Small Business Susan

Migration: Setting permissions on Mailboxes

Don’t forget that once you’ve migrated the mailboxes, any special permissions you had (send on behalf for blackberries for example) were not migrated over.


Now sit down because I’m going to blog about something that every single time I say this to someone they absolutely freak out.


We have a written policy in our office that the firm email IS the firm email.  Thus every piece of electronic email that comes in and goes out using the firm’s Outlook has the right to be read, inspected, reviewed, etc.  Now if that wasn’t enough we take it one step farther.  We give everyone (yes you read that right EVERYONE) in the office the ability to access everyone else’s email and calendars.  There is no expectation of privacy on the firm Outlook.  You want to keep something private, go use gmail during your lunch hour or use the personal email on your smartphone. 


How to Allow Mailbox Access: Exchange 2007 Help:
http://technet.microsoft.com/en-us/library/aa996343.aspx



So I go into folks’ email boxes and set Manage Full Access Permission to be open to everyone else.  Why?  Because as a small firm that works with Attorneys that have deadlines of yesterday, sometimes you get the “Go into my email and …” over the phone.  And even with iPhones, the screen isn’t big enough sometimes for such items or … let’s face it… the end user isn’t as geeky as the rest and so to be collaborative of a firm that we need to be, we give full access.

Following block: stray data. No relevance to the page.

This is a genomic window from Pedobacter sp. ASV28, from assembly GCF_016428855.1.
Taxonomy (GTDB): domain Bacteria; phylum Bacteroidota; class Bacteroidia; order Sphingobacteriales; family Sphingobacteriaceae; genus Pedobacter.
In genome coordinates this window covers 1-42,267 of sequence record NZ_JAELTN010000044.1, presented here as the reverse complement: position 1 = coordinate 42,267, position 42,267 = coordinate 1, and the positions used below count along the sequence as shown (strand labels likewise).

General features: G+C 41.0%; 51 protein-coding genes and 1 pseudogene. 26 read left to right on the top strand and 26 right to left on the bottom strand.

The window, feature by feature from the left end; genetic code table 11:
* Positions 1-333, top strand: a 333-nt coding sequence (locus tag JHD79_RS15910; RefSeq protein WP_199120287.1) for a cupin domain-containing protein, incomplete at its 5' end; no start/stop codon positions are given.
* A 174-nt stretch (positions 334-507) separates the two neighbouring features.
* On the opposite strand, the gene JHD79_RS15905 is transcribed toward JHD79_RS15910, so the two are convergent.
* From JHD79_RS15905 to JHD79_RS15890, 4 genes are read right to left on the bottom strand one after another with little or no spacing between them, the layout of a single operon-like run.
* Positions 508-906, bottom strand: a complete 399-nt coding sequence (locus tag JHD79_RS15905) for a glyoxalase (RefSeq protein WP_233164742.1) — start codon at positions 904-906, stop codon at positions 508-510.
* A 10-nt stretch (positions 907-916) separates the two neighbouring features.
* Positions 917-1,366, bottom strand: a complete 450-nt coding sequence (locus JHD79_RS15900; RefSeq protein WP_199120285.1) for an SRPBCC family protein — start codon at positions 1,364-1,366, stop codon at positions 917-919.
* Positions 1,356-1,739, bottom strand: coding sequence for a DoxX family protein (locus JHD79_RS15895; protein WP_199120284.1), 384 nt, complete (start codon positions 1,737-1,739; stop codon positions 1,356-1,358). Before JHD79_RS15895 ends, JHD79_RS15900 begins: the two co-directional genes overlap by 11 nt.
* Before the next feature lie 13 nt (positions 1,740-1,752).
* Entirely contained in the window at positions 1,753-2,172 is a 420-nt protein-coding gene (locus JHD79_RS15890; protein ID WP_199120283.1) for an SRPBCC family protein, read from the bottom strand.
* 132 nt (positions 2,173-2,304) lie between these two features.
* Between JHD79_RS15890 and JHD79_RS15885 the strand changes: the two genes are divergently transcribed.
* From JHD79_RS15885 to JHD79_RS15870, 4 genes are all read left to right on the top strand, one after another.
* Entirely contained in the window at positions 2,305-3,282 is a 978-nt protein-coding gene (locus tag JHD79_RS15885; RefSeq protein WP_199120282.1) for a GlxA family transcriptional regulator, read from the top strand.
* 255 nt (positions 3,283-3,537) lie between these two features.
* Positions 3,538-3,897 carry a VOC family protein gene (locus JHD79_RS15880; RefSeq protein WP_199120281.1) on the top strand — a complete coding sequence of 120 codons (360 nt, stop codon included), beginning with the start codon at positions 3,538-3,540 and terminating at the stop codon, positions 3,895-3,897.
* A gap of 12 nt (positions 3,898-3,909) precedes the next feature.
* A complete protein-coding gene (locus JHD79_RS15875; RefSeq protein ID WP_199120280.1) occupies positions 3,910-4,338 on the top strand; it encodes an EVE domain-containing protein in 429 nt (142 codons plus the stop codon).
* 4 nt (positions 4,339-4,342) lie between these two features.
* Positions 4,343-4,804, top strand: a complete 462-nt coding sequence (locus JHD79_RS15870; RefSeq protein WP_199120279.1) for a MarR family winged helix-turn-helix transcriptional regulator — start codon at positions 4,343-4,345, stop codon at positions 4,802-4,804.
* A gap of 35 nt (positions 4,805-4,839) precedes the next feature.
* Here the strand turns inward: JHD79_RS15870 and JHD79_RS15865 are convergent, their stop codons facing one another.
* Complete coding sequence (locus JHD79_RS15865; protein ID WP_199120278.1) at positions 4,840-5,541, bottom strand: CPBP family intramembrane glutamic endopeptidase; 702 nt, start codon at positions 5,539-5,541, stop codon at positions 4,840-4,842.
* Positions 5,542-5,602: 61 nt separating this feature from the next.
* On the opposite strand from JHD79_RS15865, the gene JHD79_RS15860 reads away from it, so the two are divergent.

But Susan, what about the expectation of privacy?


We put it front and center in our company policy.  It’s our computer equipment, it’s our Outlook.


But Susan, but…but….


But what?  Where in the law book of dealing with employees do they say that there is an expectation of privacy in firm email?  We lay it out front and center.  You don’t have any.  Period.  Furthermore we back it up with permissions.


But what about security and sensitivity of the mailboxes?


Email isn’t secure.  We have secure folders on the server that keep Human Resource documents, and anything of that sensitivity we don’t email.  Again, lay down the rules, set a policy, here’s what will be considered private, here’s what isn’t.  It’s that simple.


You still can set individual rights like this at the server per person, or you can go into the user’s specific mailbox and have that user grant rights to the other person (like when you delagate send on behalf rights to another person.



2 comments ↓

  • #   Paul Crosbie on 11.26.09 at 1:01 am     

    I like your policy. We always tell our staff “don’t put anything in an email that you wouldn’t want read by our competition!”. Maybe a bit over the top but you get my drift.


  • #   Dean on 12.13.09 at 3:20 am     

    Subordinates can read their bosses e-mail also ?